Posts tagged: online sales tax
Wayne Harper, a Utah state senator and president of the Streamlined Sales Tax project’s governing board, told the Associated Taxpayers of Idaho conference this morning that the move in Congress to enable states to collect sales tax on online sales doesn’t mean a tax increase. “It’s being labeled as a tax increase, a new tax. It’s not,” he said. “It’s just a collection method for the states.” He noted that various states are planning for corresponding tax cuts if they get the opportunity to directly collect sales tax on online purchases; in Idaho, those taxes already are due and payable by law, but people are supposed to self-report them and pay them on their state income tax returns, which few do.
Harper said he sponsored a bill in Utah saying if that state gets to collect the taxes directly, it’ll put them all in a restricted account, and use them to reduce the state’s general sales tax, “so it’ll be revenue neutral.” Other states are planning income tax cuts; others are planning to use the increased revenue. Virginia already has put it into law that it’ll void an approved sales and fuel tax increase if it can begin collecting the tax on online sales. “It’s an issue and it’s an opportunity for each one of the states, to do what you want to do,” Harper said.
“I think there’s an equity situation there,” he said. “Right now, you’re requiring your local businesses to collect those sales taxes, but you’re not doing them on remote.” Harper said states that join the Streamlined Sales Tax project, which Idaho has thus far resisted doing, would be able to start collecting the taxes six months after the congressional bill becomes law. Without that step, he said, “I think that’s going to be much more challenging and onerous for you.”
Idaho may be missing out nearly $65 million a year in taxes that legally are due and payable. That’s the estimate of use tax due on Idaho residents’ Internet purchases, which are subject to the state’s 6 percent “use tax” if the online sellers don’t charge sales tax. People are supposed to report and pay those taxes on their next income tax return, but few do. The law’s been on the books for years, since long before there was an Internet.
More than 9,600 Idahoans paid the tax on their 2012 state income tax returns, paying more than $544,000. But that number is estimated to be a fraction of what is owed. In tax year 2011, 9,555 Idaho tax returns reported “use tax” on such purchases, averaging $56 per return. But there were about 700,000 returns in all, putting compliance at a measly 1.4 percent. And that’s up from previous years; in tax year 2010, 8,900 returns reported use tax averaging $53, and in tax year 2009, there were 8,200 averaging $48.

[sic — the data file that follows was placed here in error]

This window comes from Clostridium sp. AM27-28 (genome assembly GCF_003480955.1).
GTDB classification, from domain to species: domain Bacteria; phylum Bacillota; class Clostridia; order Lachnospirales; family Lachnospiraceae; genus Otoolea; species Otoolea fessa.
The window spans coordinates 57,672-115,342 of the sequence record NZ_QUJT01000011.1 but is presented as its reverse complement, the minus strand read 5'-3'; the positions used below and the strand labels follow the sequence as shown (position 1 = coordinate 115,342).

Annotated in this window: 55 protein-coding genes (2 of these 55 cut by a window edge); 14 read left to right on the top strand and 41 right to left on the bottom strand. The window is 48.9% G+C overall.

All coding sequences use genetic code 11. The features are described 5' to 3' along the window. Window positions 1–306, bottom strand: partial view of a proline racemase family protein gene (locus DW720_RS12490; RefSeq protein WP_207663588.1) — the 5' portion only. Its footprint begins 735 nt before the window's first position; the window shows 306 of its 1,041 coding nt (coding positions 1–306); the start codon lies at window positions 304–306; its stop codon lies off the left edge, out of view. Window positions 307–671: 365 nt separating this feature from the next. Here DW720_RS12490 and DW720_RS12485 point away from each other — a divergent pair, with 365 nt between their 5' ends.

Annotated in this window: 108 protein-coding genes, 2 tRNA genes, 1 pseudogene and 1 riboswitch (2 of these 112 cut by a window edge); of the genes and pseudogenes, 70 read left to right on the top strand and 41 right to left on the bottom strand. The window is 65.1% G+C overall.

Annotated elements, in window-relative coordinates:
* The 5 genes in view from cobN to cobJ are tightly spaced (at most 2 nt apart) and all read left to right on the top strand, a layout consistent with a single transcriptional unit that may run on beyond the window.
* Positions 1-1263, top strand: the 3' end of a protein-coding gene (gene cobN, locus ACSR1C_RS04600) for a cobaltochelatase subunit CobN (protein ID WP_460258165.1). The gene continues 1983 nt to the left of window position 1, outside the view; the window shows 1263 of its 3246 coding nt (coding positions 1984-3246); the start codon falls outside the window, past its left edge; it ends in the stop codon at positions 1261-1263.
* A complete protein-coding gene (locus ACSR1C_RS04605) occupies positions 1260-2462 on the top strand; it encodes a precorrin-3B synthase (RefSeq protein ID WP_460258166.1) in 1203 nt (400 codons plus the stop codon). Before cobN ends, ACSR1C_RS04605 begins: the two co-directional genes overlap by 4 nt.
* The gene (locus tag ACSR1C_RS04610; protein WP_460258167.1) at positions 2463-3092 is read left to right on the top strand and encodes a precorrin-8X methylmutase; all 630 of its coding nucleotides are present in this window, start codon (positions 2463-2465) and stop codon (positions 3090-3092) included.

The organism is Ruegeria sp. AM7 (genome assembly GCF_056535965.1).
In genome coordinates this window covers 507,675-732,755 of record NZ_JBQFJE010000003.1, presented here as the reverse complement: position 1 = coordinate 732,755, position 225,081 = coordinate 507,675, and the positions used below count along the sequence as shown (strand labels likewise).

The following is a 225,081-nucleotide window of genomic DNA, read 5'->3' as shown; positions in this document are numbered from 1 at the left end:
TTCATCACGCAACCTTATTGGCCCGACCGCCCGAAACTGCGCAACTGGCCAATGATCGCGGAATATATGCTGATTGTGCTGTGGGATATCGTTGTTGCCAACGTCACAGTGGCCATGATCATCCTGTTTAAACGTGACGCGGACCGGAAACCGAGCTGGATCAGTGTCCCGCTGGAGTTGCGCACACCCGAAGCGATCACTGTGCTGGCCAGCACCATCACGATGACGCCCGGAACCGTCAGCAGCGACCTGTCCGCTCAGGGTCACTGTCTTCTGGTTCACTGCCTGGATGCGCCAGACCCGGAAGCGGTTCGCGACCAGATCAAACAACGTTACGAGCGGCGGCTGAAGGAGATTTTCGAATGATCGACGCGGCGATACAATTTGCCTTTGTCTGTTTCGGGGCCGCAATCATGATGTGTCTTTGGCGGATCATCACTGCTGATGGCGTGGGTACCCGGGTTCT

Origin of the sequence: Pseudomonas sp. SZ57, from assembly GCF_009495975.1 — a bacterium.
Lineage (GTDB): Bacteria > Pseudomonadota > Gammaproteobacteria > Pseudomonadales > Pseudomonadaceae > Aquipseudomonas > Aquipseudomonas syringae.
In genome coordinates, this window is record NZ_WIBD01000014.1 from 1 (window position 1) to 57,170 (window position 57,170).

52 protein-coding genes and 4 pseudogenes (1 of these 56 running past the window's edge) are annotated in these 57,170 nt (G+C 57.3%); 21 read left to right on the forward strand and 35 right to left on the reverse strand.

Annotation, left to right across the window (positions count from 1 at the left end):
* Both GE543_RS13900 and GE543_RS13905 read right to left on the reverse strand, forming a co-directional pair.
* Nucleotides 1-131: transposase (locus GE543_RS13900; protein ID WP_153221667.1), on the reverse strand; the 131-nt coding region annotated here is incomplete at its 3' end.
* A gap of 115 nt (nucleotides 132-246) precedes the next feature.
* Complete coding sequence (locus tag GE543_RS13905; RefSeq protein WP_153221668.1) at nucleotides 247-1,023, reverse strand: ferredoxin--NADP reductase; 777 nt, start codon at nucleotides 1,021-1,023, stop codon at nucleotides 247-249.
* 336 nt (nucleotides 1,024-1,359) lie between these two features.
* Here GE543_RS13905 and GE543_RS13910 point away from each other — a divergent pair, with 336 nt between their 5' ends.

The Idaho Legislature has been debating the issue for years, pushed in part by Idaho retailers who complain that customers come in and browse their goods, then make their purchases online to avoid the state sales tax – sending those dollars out of state. This past year, the House Revenue and Taxation Committee voted 10-5 against introducing a bill designed to set the state up to collect the tax directly from retailers if Congress gives the OK. The bill was backed by the Idaho Association of Counties, the Association of Idaho Cities, the Idaho Association of Commerce and Industry, the Idaho Chamber Alliance, and the Idaho Retailers Association.
For now, the state Tax Commission is reminding holiday shoppers to keep track of their untaxed online purchases and report them when they file their next Idaho income tax return; you can read my full Sunday column here.
The Marketplace Fairness Act, the bill allowing states to require merchants to collect and remit sales taxes for online purchases by their residents, has passed the Senate on an overwhelming 69-27 vote, with bipartisan backing. It's expected to face a tougher time in the House; click below for a full report from McClatchy's bureau in Washington, D.C.
Idaho Sens. Mike Crapo and Jim Risch both voted no, though they’ve both been supportive of the concept and backed the bill in an earlier procedural vote. “They basically felt at the end of the day there wasn’t enough amendments that were offered,” said Crapo spokesman Lindsay Nothern. “There was a lot of concern about different provisions in the bill. We got some feedback from a lot of small businesses that were concerned about it.”
Just one amendment to the bill was offered in the Senate, and both Crapo and Risch supported it; it passed, 70-24, and included changes easing states’ process for participating. But it didn’t include raising the small business exemption from the bill’s $1 million annual receipts level, something both Idaho senators favored. “They did express support for the right of states to be able to determine this and not the federal government,” Nothern said, “but in the end felt that the bill had some flaws that could have been ironed out with the amendment process but were not.”